Structural Integrity Analysis 4. Strength of Materials The critical stress corresponding to buckling depends on beam length and yield properties of the material. In short columns the critical stress can exceed the yield strength (tension). A tensile force in the cable compresses the beam. The loading can result in the beam buckling. The closer to the fixed end, the smaller the bending moment, and the closer to the neutral axis, the smaller the torque under buckling. The first example of the cantilever beams demonstrates the most efficient use of the material. The last two structures are unstable due to possible buckling and torsion. Copyrighted materials 22
Structural Integrity Analysis 4. Strength of Materials 4.9 STATICALLY INDETERMINATE SYSTEMS Statically indeterminate systems can be solved from conditions of equal or zero displacement of chosen points. If both parts of the structure have the same length, the fraction of the external load accepted by each part of the structure is proportional to its rigidity - the product of modulus of elasticity by cross-sectional area. Stress is proportional to the corresponding fraction of the external load. At the same time, the stress is inversely proportional to the cross-sectional area. This means that absolute values of the stresses in both parts are equal. For an angle of 60 degrees, the length of cable 1 is twice as long as cable 2. Displacement d2 is twice as large as d1. The fraction of external force depends on rigidity, cable length and the displacement. Cables 1 and 3 accept only 20% of the external vertical load. The shaft parts have different torsional stiffness and a common part in the center. The common part is rotated at the same angle for both parts, the angle of twist. Absolute values of the angle of twist for the left and right parts are equal. The gap δ1 can be deleted by elastic deformation of the cables. The equilibrium equation for moments relative to point O shows that forces in the cables are inversely proportional to the distance from point O. Copyrighted materials 23
Structural Integrity Analysis 4. Strength of Materials Both beams have equal deflection that is proportional to L3. Cutting the length in half increases the fraction of external force by 23=8. Shapes of the moment diagram are similar, but for the second beam there are reaction moments in embedded ends. They shift the curve down and decrease the maximum moment. The second beam is more rigid. The bending moment is at a maximum in the support zones. The maximum value of the bending moment M=FL over the right support does not depend on the number of supports. Copyrighted materials 24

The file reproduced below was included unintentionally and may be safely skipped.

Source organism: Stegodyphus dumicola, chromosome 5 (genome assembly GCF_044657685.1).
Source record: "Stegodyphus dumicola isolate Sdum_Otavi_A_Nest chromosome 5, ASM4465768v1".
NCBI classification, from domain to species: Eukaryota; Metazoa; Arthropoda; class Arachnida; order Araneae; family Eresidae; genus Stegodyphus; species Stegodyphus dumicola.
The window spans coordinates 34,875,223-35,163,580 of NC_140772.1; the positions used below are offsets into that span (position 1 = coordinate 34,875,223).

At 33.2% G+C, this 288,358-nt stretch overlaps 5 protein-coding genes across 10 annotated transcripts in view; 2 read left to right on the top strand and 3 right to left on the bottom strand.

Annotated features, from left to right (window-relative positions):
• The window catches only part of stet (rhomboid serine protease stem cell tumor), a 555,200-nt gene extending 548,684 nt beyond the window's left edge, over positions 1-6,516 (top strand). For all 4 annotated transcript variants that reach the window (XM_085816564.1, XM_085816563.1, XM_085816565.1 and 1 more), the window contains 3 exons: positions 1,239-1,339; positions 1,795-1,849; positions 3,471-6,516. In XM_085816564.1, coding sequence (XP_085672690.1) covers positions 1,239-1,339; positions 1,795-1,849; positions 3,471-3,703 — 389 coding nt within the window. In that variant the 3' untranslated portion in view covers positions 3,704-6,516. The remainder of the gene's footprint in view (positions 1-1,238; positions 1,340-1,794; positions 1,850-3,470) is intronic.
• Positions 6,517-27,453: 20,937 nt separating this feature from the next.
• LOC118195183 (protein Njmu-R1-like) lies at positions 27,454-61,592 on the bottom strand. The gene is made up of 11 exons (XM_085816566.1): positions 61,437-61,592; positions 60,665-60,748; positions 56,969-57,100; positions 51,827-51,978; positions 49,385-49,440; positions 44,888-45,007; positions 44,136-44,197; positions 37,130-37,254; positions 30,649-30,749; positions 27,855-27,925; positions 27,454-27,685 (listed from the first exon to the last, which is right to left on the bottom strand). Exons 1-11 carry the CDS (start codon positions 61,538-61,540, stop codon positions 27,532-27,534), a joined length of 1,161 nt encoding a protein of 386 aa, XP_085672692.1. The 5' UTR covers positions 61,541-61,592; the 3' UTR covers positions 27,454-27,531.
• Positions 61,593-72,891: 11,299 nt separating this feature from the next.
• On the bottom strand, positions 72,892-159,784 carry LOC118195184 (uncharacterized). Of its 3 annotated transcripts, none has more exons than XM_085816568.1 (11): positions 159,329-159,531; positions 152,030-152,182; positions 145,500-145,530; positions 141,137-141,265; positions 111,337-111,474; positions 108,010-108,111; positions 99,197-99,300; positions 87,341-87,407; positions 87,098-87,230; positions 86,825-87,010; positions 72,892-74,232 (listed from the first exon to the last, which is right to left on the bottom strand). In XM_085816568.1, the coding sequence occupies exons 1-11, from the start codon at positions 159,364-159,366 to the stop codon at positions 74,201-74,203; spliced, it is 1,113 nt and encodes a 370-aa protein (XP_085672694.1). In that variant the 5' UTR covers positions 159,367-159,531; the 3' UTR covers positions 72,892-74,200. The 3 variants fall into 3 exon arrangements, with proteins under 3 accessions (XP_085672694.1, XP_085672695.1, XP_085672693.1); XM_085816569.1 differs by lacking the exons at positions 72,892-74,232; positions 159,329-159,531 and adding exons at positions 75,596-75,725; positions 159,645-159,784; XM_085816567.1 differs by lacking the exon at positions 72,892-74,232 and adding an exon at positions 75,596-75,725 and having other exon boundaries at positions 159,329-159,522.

Structural Integrity Analysis 4. Strength of Materials To solve the system it is necessary to find the shown and unknown inner forces and reactions from conditions of equal displacements. There are no transverse forces for the symmetrical system. The number of equations n depends on the chosen equivalent scheme: the smaller the number the better. 4.10 THREE-DIMENSIONAL STRUCTURES For three-dimensional structures there are six components of moments and forces in a point. If we cut the curved beam perpendicular to the beam axis the torque is equal to the product of Force by Arm : F*r1 and the bending moment is equal to F*r2. Internal forces are equal to the sum of corresponding projections of external forces. The figure below shows examples of bending moment and torque diagrams for threedimensional structures. The diagrams are built by the above-mentioned rules. Copyrighted materials 25
Structural Integrity Analysis 4. Strength of Materials There are tensile as well as compressive stresses at the external surface of the arc. The bending moment changes its sign. For a thin-walled sphere, absolute value of radial stress at the external surface is equal to external pressure. It is smaller than meridian and tangential stress components. REFERENCES M. Gere, S.P.Timoshenko Mechanics of Materials, 4th edition, Pws Pub Co, 1997. F. B. Seely, Advanced Mechanics of Materials, John Wiley and Sons, Inc., New York, 1952. L. Spiegel, G. Limbrunner Applied Statics and Strength of Materials, 3rd edition, Prentice-Hall Career & Technology, 1999. S. Timoshenko Strength of Materials, Part I & II, Van Nostrand Company, Princeton, N. J., 1956. Copyrighted materials 26